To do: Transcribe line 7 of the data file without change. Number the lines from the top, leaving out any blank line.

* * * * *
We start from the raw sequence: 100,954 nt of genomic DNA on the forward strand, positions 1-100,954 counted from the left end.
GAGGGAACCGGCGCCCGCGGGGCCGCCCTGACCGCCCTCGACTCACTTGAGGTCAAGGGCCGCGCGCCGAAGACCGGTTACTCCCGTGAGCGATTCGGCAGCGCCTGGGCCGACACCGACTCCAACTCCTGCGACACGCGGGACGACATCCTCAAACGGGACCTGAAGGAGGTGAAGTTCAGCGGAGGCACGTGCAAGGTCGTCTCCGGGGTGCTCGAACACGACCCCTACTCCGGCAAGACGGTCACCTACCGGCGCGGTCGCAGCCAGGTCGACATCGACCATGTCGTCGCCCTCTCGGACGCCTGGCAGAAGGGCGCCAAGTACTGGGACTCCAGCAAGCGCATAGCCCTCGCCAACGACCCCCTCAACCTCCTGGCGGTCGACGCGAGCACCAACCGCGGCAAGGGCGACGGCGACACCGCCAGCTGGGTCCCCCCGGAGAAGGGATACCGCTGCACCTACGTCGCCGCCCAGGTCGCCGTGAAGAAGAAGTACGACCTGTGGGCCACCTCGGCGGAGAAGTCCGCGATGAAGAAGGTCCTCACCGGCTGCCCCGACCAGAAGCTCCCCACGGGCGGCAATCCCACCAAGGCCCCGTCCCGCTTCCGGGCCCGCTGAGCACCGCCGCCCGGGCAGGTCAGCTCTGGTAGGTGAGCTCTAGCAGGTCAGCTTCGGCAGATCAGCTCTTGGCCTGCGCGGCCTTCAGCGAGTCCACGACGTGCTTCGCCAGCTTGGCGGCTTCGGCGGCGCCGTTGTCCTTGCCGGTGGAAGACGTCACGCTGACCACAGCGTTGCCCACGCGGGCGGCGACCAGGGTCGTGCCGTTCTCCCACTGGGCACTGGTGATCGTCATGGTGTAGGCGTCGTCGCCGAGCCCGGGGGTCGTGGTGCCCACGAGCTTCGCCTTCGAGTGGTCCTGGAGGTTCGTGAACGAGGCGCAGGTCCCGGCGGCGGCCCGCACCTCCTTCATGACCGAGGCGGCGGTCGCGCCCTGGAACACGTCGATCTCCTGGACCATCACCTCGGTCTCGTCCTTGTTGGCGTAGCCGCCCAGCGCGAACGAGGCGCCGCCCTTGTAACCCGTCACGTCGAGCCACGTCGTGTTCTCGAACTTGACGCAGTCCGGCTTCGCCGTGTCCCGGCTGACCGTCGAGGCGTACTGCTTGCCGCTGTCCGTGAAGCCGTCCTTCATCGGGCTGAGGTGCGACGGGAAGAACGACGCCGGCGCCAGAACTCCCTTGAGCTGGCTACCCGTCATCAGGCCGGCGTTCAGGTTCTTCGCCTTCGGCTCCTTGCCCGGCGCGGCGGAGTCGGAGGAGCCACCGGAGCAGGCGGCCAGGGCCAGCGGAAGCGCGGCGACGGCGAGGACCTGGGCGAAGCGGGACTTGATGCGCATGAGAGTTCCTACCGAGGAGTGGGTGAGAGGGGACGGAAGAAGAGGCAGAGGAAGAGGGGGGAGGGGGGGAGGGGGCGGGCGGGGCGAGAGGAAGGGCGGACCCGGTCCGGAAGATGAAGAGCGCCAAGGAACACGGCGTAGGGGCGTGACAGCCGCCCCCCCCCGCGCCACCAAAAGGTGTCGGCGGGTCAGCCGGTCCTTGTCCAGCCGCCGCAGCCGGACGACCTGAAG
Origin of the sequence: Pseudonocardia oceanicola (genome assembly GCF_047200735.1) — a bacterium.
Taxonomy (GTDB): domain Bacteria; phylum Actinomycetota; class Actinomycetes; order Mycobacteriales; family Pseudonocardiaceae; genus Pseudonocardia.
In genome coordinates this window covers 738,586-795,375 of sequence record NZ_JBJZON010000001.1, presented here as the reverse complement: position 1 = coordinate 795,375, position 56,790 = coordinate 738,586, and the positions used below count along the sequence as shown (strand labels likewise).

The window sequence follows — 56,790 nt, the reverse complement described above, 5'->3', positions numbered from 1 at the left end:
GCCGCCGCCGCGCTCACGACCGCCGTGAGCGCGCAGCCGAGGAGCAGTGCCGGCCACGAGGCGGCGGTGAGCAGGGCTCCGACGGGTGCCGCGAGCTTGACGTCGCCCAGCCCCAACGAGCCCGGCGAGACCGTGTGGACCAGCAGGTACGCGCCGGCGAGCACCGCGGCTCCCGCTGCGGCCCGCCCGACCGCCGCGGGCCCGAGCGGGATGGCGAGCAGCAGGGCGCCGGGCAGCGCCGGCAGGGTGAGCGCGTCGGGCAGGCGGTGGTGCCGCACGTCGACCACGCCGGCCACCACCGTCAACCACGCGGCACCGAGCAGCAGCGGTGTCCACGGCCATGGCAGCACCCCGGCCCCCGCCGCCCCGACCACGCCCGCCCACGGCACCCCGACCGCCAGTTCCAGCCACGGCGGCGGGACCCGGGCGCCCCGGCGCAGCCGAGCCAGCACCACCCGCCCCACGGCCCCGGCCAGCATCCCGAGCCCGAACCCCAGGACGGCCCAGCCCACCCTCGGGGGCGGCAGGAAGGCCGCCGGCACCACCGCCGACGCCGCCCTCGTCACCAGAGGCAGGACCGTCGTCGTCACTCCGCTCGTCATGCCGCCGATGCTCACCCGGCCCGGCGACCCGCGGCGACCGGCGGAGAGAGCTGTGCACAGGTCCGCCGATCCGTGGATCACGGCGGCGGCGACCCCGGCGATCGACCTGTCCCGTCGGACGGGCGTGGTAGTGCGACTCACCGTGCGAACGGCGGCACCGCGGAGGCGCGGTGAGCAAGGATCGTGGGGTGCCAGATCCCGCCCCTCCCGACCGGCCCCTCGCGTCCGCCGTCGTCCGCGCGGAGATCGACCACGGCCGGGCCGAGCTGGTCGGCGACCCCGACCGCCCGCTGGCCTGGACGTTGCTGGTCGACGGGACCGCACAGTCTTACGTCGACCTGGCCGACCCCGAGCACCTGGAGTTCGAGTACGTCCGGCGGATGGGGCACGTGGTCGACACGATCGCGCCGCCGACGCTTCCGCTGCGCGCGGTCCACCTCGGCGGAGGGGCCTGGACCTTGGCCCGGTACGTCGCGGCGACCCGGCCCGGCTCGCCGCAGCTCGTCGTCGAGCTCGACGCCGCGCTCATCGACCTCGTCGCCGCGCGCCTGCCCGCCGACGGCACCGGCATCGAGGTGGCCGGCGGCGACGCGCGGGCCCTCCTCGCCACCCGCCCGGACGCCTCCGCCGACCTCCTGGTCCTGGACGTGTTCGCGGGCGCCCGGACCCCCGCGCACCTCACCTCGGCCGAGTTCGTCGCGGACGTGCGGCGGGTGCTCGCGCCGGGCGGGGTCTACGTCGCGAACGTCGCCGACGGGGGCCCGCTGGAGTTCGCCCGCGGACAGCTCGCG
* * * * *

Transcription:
GCCGCCGCCGCGCTCACGACCGCCGTGAGCGCGCAGCCGAGGAGCAGTGCCGGCCACGAGGCGGCGGTGAGCAGGGCTCCGACGGGTGCCGCGAGCTTGACGTCGCCCAGCCCCAACGAGCCCGGCGAGACCGTGTGGACCAGCAGGTACGCGCCGGCGAGCACCGCGGCTCCCGCTGCGGCCCGCCCGACCGCCGCGGGCCCGAGCGGGATGGCGAGCAGCAGGGCGCCGGGCAGCGCCGGCAGGGTGAGCGCGTCGGGCAGGCGGTGGTGCCGCACGTCGACCACGCCGGCCACCACCGTCAACCACGCGGCACCGAGCAGCAGCGGTGTCCACGGCCATGGCAGCACCCCGGCCCCCGCCGCCCCGACCACGCCCGCCCACGGCACCCCGACCGCCAGTTCCAGCCACGGCGGCGGGACCCGGGCGCCCCGGCGCAGCCGAGCCAGCACCACCCGCCCCACGGCCCCGGCCAGCATCCCGAGCCCGAACCCCAGGACGGCCCAGCCCACCCTCGGGGGCGGCAGGAAGGCCGCCGGCACCACCGCCGACGCCGCCCTCGTCACCAGAGGCAGGACCGTCGTCGTCACTCCGCTCGTCATGCCGCCGATGCTCACCCGGCCCGGCGACCCGCGGCGACCGGCGGAGAGAGCTGTGCACAGGTCCGCCGATCCGTGGATCACGGCGGCGGCGACCCCGGCGATCGACCTGTCCCGTCGGACGGGCGTGGTAGTGCGACTCACCGTGCGAACGGCGGCACCGCGGAGGCGCGGTGAGCAAGGATCGTGGGGTGCCAGATCCCGCCCCTCCCGACCGGCCCCTCGCGTCCGCCGTCGTCCGCGCGGAGATCGACCACGGCCGGGCCGAGCTGGTCGGCGACCCCGACCGCCCGCTGGCCTGGACGTTGCTGGTCGACGGGACCGCACAGTCTTACGTCGACCTGGCCGACCCCGAGCACCTGGAGTTCGAGTACGTCCGGCGGATGGGGCACGTGGTCGACACGATCGCGCCGCCGACGCTTCCGCTGCGCGCGGTCCACCTCGGCGGAGGGGCCTGGACCTTGGCCCGGTACGTCGCGGCGACCCGGCCCGGCTCGCCGCAGCTCGTCGTCGAGCTCGACGCCGCGCTCATCGACCTCGTCGCCGCGCGCCTGCCCGCCGACGGCACCGGCATCGAGGTGGCCGGCGGCGACGCGCGGGCCCTCCTCGCCACCCGCCCGGACGCCTCCGCCGACCTCCTGGTCCTGGACGTGTTCGCGGGCGCCCGGACCCCCGCGCACCTCACCTCGGCCGAGTTCGTCGCGGACGTGCGGCGGGTGCTCGCGCCGGGCGGGGTCTACGTCGCGAACGTCGCCGACGGGGGCCCGCTGGAGTTCGCCCGCGGACAGCTCGCG